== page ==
Shepherd’s Pie

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When people find out that I love to cook, try my food, or find out that I have a food blog I get several pretty regular, frequent reactions:

“Oh, you’re a REALLY good cook: have you ever thought about going to culinary school?”

“Wow, you should open up a restaurant and/or catering company!”

“You should totally go on ‘Chopped’ ‘Next Food Network Star’ or ‘Master Chef’!” (Popular food tv shows)

I always politely laugh off these remarks and questions in the real world. However, since this happens to be my blog and here I’m not obligated to laugh or even be all that polite about it, I can just give the straight up honest answers that go off in my head when this happens. Because I know you guys can take it.

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Do I ever think about going to culinary school?

Never.  Not once. It’s a notion that has not, nor ever will be a possibility in my life. For one, culinary school tuition is not cheap. I already signed my life away in five years worth of student loans for my B.A. degree- I’m still trying to get it back now in the small loan re-payments I make now every month. Signing off on more loans to go to culinary school? Ain’t nobody got time for that. Second, culinary school is not something I would ever want to pursue because for me, shaping the act of cooking around the very regimen and structure of school would completely take all the fun out of it for me. When I cook for myself and my family, I like having the freedom to not only add or take away from a recipe as I see fit, but also to mess it up. In culinary school you learn so-called rules of making this and that, having to add this many ingredients, and these exact seasoning with very little wiggle room for freedom and personal interpretation of a dish. And if you do make a mistake and blow a dish, you could fail a mid-term or a final. Where’s the fun in that?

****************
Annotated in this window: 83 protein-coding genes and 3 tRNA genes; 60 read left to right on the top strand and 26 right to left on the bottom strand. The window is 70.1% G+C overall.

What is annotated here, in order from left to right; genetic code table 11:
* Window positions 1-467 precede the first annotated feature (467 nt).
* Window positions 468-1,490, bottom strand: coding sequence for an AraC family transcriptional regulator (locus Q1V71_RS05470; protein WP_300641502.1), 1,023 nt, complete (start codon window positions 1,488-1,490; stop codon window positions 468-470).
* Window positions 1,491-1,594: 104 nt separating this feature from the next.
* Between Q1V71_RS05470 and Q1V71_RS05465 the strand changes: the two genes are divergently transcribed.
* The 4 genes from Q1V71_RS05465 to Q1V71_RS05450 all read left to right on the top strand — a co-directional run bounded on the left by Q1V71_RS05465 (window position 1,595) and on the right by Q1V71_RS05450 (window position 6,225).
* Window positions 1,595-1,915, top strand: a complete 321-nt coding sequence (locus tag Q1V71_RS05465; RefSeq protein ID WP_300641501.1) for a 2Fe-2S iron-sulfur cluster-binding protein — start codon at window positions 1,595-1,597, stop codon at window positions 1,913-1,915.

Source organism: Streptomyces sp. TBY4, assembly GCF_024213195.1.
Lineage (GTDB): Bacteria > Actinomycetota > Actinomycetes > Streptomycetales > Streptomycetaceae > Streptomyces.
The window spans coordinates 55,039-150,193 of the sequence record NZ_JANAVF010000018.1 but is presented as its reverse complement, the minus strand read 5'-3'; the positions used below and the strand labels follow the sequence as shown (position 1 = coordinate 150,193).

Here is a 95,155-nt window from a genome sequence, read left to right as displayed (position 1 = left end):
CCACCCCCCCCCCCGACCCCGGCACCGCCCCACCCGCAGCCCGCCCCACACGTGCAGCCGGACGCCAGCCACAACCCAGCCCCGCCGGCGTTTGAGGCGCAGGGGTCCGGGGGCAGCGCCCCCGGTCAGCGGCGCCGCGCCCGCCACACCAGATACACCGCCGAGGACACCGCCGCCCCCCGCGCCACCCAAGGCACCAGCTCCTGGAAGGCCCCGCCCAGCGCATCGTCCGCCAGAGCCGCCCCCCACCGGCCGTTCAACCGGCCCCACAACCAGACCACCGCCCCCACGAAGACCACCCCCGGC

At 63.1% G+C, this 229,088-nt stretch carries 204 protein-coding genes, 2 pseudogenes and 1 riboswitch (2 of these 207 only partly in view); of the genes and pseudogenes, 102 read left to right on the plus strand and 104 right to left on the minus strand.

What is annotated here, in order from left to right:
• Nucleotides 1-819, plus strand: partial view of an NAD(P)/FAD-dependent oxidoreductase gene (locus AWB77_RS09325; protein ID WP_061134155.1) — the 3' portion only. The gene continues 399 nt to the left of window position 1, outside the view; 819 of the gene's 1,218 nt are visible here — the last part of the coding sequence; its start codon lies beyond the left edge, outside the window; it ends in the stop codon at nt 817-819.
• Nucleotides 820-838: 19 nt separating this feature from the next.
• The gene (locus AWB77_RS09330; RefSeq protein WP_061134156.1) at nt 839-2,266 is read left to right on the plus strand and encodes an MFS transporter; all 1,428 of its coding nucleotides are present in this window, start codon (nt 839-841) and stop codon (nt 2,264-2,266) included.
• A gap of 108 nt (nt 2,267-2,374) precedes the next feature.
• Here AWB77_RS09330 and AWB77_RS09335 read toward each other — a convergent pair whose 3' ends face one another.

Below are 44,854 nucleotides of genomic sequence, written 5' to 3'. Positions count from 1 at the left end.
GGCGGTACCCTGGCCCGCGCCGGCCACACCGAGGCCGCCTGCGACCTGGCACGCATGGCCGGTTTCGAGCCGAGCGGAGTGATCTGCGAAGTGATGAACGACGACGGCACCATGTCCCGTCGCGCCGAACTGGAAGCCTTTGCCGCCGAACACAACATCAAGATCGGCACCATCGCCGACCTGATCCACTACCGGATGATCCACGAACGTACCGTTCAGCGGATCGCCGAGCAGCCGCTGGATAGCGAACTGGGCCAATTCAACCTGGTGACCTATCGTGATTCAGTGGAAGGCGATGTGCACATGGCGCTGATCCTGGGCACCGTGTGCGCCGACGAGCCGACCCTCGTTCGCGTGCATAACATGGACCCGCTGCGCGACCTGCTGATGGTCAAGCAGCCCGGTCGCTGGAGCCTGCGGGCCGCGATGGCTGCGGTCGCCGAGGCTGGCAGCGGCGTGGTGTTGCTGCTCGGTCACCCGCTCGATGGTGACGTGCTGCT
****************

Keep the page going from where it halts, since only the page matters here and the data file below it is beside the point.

I’ll pass, thank you.

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Would I ever open a restaurant?

Heh. Honey, you couldn’t pay me enough to do that. Long, endless hours of thank-less work. An almost guaranteed loss in profit in the first 1-2 years. Disgruntled, rude customers. The stress of continuity in putting out good food. Just a few reasons for me to steer clear of the restaurant business like it’s the Plague. I would want to have a life outside of my restaurant- most restaurant owners don’t. I want to be able to see my family on a regular basis- most restaurant owners don’t. I don’t do so well with failure- statistically speaking, most restaurants go belly up. There are virtually no pros to balance out those cons, at least not for me. A restauranteur, I am most definitely not.

Do I want to go on tv shows like ‘Chopped’ or ‘Master Chef’?

H-E-double hockey sticks, NO! No. No. No. And, uh no. I don’t do very well cooking under pressure,much less the added pressure of cooking on national television. Although it would certainly be nice if I did get to win one of those contests,the emotional repercussions if I didn’t wouldn’t be pretty. I’m a really sore loser, folks. Plus, if I had to cook for celebrity chefs (several of whom I really like and revere) and they didn’t end up liking my food, I would seriously give up cooking for the rest of my life, no joke. Why put myself through all that?

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Okay, moving on.